Every year on 3rd of March, Bulgaria celebrates its liberation from almost 500 years of Ottoman rule. On this date in 1878, the Peace Treaty of San Stefano (a small town near Istanbul) was signed, which put an end to the Russo-Turkish war of 1877-1878 and marked the re-establishment of Bulgaria as a sovereign state.
3rd of March was honoured for the first time in 1880, on the occasion of the Enthronement of Russian Emperor Alexander the Second. Since 1888, it has become Bulgaria’s Day of Liberation, but it was not declared a National Holiday until 1978.
It makes my heart sing to see different generations – from families that still have living relatives and descendants from earlier difficult times – passing on these traditions and celebrations to young children, stroppy teens and foreigners. Bulgaria has a living history – recent living history – and I feel privileged to learn about the history and traditions from people who grew up with real history in their lives.
As part of the tradition, every year, solemn ceremonies along with cultural shows and street parades are held throughout the country, particularly in cities and towns, where key battles took place in the Russo-Turkish War. During the ceremonies, a list of names is read out in remembrance of those who gave their lives in the fight for independence, followed by firework displays.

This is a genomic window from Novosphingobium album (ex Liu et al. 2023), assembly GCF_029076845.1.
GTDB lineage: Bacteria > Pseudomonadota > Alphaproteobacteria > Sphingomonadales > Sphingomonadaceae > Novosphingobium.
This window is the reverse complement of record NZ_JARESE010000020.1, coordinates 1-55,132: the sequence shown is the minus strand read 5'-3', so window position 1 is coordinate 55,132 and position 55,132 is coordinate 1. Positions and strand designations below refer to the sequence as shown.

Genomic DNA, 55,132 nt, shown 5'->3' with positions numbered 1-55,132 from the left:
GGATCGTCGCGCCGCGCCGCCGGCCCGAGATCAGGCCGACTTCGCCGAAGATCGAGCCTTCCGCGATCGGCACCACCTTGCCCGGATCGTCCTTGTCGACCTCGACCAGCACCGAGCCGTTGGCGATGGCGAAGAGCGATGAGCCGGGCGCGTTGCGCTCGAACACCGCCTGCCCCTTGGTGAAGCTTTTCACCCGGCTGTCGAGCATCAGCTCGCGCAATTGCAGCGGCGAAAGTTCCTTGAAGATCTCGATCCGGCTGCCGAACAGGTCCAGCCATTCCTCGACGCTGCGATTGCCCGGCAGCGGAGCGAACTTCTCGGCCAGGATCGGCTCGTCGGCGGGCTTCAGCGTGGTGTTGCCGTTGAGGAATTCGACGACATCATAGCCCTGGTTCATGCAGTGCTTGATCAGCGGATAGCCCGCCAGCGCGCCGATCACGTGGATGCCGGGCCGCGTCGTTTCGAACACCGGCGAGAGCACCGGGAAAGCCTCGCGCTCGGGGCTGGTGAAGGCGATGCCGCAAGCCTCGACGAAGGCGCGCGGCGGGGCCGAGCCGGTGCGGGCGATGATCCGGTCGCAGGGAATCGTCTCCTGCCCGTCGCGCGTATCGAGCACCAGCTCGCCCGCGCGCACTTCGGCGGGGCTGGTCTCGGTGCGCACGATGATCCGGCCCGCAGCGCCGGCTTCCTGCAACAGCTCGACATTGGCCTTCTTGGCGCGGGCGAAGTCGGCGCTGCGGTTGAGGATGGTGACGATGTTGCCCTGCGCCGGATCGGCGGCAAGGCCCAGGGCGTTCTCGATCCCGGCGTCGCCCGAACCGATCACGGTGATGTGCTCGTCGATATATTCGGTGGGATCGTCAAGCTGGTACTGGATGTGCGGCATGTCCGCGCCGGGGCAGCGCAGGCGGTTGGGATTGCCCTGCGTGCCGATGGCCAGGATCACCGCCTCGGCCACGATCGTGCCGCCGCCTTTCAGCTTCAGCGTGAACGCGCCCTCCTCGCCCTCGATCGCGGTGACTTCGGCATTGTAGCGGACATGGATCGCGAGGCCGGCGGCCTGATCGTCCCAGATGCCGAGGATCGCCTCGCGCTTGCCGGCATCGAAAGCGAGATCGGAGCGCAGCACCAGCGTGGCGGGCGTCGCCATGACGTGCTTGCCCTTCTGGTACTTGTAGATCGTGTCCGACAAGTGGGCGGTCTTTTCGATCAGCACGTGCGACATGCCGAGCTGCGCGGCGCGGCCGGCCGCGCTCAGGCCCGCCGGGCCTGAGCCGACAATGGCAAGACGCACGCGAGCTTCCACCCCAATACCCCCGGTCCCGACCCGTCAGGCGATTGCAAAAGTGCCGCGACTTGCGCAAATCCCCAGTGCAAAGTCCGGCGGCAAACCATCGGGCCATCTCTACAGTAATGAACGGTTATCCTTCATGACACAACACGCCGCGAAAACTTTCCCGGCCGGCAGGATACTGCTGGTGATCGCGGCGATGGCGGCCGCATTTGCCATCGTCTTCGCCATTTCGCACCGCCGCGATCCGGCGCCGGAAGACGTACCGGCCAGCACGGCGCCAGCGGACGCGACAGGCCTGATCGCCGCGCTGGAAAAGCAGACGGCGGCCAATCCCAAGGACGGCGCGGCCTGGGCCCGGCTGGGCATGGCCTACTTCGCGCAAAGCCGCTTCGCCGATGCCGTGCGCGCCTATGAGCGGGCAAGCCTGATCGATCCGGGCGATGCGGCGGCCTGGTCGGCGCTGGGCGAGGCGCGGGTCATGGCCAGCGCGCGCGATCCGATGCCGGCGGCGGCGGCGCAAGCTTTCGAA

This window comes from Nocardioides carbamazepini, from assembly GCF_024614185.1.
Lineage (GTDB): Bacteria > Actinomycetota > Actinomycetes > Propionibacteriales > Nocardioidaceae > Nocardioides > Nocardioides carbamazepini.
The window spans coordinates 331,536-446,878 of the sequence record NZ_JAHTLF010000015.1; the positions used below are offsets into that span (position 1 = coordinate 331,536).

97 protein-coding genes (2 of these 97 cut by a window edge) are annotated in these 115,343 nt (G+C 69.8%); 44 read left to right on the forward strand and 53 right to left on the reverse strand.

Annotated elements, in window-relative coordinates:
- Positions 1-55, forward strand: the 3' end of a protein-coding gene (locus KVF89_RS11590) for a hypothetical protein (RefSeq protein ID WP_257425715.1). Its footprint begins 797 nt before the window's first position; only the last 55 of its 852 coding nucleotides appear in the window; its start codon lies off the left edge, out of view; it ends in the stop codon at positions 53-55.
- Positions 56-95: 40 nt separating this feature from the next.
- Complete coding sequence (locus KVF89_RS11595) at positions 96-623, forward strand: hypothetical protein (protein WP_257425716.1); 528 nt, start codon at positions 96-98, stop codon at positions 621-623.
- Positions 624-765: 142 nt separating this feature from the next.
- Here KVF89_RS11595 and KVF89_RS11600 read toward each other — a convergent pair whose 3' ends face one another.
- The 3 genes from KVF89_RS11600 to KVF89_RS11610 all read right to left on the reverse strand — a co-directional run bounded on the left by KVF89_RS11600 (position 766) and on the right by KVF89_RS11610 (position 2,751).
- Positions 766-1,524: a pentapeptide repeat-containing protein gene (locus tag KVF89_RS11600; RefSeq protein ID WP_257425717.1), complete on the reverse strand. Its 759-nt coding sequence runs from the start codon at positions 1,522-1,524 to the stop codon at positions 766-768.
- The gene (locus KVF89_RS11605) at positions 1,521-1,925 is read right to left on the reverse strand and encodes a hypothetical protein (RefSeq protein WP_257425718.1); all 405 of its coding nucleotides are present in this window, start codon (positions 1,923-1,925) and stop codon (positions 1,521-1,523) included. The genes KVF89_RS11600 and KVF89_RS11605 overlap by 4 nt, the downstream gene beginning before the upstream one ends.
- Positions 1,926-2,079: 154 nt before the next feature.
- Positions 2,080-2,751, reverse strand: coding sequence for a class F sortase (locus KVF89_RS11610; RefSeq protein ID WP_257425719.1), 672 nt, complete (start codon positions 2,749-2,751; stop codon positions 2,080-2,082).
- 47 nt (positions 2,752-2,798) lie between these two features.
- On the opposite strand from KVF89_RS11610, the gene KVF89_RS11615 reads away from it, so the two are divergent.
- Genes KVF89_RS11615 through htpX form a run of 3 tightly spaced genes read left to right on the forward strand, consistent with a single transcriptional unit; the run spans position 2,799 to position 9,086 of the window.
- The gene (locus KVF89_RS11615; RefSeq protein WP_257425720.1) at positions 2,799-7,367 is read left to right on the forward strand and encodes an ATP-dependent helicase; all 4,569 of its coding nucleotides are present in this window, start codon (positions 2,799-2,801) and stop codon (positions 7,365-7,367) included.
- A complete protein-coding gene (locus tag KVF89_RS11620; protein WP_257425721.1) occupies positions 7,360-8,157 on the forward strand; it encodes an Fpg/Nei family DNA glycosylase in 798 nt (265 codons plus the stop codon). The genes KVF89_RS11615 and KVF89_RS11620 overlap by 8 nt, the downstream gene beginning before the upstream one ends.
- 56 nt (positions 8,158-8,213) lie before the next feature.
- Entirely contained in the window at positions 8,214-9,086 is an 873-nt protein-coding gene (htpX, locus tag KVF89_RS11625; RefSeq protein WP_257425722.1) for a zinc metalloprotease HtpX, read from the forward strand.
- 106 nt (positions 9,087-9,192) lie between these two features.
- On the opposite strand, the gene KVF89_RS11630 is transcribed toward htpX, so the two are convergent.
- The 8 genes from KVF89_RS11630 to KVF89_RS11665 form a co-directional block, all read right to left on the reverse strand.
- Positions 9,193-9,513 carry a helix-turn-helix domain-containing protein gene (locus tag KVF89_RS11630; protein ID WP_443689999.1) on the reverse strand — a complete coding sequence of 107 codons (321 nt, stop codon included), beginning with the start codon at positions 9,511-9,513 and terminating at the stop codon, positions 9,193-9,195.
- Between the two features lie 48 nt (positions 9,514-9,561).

The government holds the ceremonial hoisting of the Bulgarian flag in monuments across the country and in particular, at the Unknown Soldier Monument in Sofia. In villages, towns and cities wreaths and flowers are laid at monuments that symbolise and celebrate the liberation – and in our village it was touching to see flowers being laid by younger generations.
Each year there is usually a thanksgiving prayer service at the Memorial Temple of the Birth of Christ at Shipka, led by the Bulgarian Patriarch Neophyte and the Russian Patriarch Kiril. Bulgaria’s President Rumen Radev and Pareliment’s Speaker Tsveta Karayancheva will also attend the event today.